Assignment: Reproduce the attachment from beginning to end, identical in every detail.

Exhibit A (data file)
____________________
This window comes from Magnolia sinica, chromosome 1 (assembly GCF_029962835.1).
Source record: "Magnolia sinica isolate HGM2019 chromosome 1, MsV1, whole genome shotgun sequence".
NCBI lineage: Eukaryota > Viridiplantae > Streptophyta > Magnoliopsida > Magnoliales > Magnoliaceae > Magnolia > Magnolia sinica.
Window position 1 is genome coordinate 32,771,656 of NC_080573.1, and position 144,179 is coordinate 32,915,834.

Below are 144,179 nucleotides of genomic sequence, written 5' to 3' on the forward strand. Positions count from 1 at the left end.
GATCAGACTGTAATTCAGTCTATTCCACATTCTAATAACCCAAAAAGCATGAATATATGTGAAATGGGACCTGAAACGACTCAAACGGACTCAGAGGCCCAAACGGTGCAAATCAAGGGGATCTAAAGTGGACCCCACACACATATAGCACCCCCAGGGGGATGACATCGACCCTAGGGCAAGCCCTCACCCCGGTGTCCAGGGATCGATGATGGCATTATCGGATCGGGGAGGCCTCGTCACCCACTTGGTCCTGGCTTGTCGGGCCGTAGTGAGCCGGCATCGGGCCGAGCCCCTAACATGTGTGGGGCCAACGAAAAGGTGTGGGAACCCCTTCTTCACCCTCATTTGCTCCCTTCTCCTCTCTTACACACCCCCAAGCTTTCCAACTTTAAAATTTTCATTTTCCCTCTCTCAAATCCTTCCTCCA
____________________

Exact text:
This window comes from Magnolia sinica, chromosome 1 (assembly GCF_029962835.1).
Source record: "Magnolia sinica isolate HGM2019 chromosome 1, MsV1, whole genome shotgun sequence".
NCBI lineage: Eukaryota > Viridiplantae > Streptophyta > Magnoliopsida > Magnoliales > Magnoliaceae > Magnolia > Magnolia sinica.
Window position 1 is genome coordinate 32,771,656 of NC_080573.1, and position 144,179 is coordinate 32,915,834.

Below are 144,179 nucleotides of genomic sequence, written 5' to 3' on the forward strand. Positions count from 1 at the left end.
GATCAGACTGTAATTCAGTCTATTCCACATTCTAATAACCCAAAAAGCATGAATATATGTGAAATGGGACCTGAAACGACTCAAACGGACTCAGAGGCCCAAACGGTGCAAATCAAGGGGATCTAAAGTGGACCCCACACACATATAGCACCCCCAGGGGGATGACATCGACCCTAGGGCAAGCCCTCACCCCGGTGTCCAGGGATCGATGATGGCATTATCGGATCGGGGAGGCCTCGTCACCCACTTGGTCCTGGCTTGTCGGGCCGTAGTGAGCCGGCATCGGGCCGAGCCCCTAACATGTGTGGGGCCAACGAAAAGGTGTGGGAACCCCTTCTTCACCCTCATTTGCTCCCTTCTCCTCTCTTACACACCCCCAAGCTTTCCAACTTTAAAATTTTCATTTTCCCTCTCTCAAATCCTTCCTCCA